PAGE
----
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The curse of Keane

The curse of the Keane's returned to haunt Celtic last night as Robbie suffered an embarrassing defeat on his Hoops debut, just as Roy did four years ago at Clyde.

Last night's 1-0 defeat at Kilmarnock hammered another nail into the coffin of Celtic's SPL title hopes despite the euphoria that followed the signing of Keane on loan from Spurs.

The similarities with the 2-1 Scottish Cup defeat to Clyde that marked Roy Keane's Celtic debut weren't too hard to find as a new-look Celtic side struggled badly against well-organised opponents on a frosty pitch in south-west Scotland.

Kilmarnock midfielder Craig Bryson managed to complete a unique double having scored for Clyde four years ago, although last night it was on-loan Aberdeen forward Chris Maguire who stole the glory.

Celtic now trail Rangers by 10 points as the countdown to a trip to Ibrox on February 28 begins, although Hibernian, two points behind Tony Mowbray's side with a game in hand, could well have their thoughts on finishing above Celtic.

Keane went straight into the Celtic side in place of Georgios Samaras but could only despair as home keeper Cammy Bell collected the man of the match award with a double save from Keane in the 38th minute, followed up by a crucial block with three minutes left to play.

The arrival of Keane added 2,000 Celtic fans onto the gate at Rugby Park, but despite his star billing there was no magic touch to take the pressure off Mowbray.

"Robbie did well, he brought a different dimension to our team," the Celtic boss said.

"He made the team tick by the positions that he took on the pitch. He's a very intelligent player, you don't need me to tell you that, I'm sure that he'll be a huge benefit as we move on.

"We created chances in some decent areas but never took them. You have to take it on the chin and try to look forward to the weekend.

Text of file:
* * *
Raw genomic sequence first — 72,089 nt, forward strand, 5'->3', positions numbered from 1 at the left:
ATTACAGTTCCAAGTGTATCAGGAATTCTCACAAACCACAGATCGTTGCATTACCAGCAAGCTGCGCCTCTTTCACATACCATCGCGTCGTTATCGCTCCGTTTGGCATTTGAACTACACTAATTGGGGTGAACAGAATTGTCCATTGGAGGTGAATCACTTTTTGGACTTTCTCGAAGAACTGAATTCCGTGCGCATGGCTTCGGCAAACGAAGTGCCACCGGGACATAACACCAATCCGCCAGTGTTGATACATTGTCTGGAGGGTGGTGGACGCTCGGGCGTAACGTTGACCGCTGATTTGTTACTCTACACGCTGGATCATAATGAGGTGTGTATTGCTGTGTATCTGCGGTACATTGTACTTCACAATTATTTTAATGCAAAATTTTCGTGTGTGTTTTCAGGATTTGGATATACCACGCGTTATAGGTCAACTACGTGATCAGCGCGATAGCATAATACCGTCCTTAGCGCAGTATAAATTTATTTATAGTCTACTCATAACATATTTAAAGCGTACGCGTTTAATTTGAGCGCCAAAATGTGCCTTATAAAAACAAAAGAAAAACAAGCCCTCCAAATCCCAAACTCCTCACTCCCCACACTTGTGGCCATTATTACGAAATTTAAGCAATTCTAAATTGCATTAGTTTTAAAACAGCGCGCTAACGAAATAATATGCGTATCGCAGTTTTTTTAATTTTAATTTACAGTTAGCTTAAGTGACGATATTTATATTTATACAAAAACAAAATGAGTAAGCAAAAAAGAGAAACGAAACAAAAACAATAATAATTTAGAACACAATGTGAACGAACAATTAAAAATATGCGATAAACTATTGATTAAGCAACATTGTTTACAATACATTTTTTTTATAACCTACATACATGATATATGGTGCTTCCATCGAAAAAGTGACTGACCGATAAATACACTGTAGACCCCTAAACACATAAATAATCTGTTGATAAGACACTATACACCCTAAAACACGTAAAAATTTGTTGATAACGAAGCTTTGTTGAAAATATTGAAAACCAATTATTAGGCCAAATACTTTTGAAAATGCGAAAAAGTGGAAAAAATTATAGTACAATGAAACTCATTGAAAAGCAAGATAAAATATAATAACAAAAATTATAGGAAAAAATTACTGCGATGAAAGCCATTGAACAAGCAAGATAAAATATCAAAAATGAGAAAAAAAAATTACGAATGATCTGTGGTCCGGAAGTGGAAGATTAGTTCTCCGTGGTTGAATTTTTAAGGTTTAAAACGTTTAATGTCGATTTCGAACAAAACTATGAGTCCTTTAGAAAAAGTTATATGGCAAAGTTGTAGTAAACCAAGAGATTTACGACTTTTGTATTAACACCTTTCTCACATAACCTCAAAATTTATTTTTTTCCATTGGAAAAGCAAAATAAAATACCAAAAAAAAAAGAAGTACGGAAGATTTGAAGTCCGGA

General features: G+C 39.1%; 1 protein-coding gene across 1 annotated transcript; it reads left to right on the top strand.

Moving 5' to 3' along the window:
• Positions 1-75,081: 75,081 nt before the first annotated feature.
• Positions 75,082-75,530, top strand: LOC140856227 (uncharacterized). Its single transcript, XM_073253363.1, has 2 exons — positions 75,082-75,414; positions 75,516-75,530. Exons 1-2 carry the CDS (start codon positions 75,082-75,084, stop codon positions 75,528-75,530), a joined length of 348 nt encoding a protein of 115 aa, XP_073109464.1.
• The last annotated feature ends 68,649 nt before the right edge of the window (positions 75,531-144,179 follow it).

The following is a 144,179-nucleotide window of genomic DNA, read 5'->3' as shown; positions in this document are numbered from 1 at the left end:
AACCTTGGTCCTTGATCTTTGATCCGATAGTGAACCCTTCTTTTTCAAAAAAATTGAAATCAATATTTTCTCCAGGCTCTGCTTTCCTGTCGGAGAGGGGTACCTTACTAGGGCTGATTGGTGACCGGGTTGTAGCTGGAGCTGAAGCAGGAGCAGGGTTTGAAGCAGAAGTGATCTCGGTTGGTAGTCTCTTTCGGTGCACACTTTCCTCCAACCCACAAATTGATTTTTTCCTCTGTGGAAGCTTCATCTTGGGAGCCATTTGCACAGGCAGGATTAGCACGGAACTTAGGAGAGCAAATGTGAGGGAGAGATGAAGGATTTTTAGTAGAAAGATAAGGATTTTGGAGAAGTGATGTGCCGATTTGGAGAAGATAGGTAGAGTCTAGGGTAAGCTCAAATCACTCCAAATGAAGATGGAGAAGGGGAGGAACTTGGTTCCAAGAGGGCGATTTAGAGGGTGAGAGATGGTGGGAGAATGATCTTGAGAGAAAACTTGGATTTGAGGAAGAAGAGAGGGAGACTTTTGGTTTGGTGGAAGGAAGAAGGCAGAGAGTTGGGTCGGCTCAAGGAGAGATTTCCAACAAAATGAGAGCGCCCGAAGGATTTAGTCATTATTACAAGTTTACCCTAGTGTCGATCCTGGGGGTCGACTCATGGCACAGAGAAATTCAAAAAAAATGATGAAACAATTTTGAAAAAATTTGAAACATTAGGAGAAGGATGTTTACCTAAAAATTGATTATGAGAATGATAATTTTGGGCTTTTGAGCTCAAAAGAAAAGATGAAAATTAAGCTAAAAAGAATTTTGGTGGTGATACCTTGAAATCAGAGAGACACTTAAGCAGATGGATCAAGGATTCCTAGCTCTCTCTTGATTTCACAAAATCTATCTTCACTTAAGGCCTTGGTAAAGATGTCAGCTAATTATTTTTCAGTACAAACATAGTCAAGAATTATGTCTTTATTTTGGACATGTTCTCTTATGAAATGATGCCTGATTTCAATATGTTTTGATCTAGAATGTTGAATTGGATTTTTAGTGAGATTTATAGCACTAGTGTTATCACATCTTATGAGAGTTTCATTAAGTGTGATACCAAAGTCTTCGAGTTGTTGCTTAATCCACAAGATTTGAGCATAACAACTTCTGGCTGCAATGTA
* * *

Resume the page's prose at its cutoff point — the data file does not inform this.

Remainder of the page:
"There's a long way to go in the season, I'm sure that there will be some twists and turns and we have to try to take the next three points when they come.

"We're trying to build this club to the point where we can complete successfully both domestically and in Europe, this is the process that we're going through."

The process, as Mowbray put it, is becoming increasingly painful for the Celtic support, who have watched their side fail to win in 10 out of 23 SPL matches this season.

Mowbray's long-term vision for the club certainly paints an appealing picture but, in the battle against a Rangers side that hasn't been able to spend a penny on players since August 2008, patience is wearing thin.

Celtic did start last night's match brightly, with Keane linking well with midfielder Ki Sung Yeung, but there was a general lack of understanding and direction throughout the team.

When Andreas Hinkel went off injured on the half-hour mark it left Aiden McGeady and Landry N'Guemo as the only out-field regulars against a well-drilled Kilmarnock side battling for their SPL survival.

McGeady's form has taken a dip over the past few weeks, with his frustrations boiling over when he was yellow carded shortly after Maguire's goal.

Mowbray has to lift his side for Sunday's Scottish Cup trip to Dunfermline without injured defenders Hinkel and Jos Hooiveld, which should allow Darren O'Dea to return to the team.

The Dunfermline match falls a day short of the 10th anniversary of Celtic's 3-1 defeat to Inverness Caledonian Thistle in the Scottish Cup.

John Barnes' managerial career came to a dramatic end following that defeat, a repeat at Dunfermline on Sunday would be catastrophic for the current Celtic boss.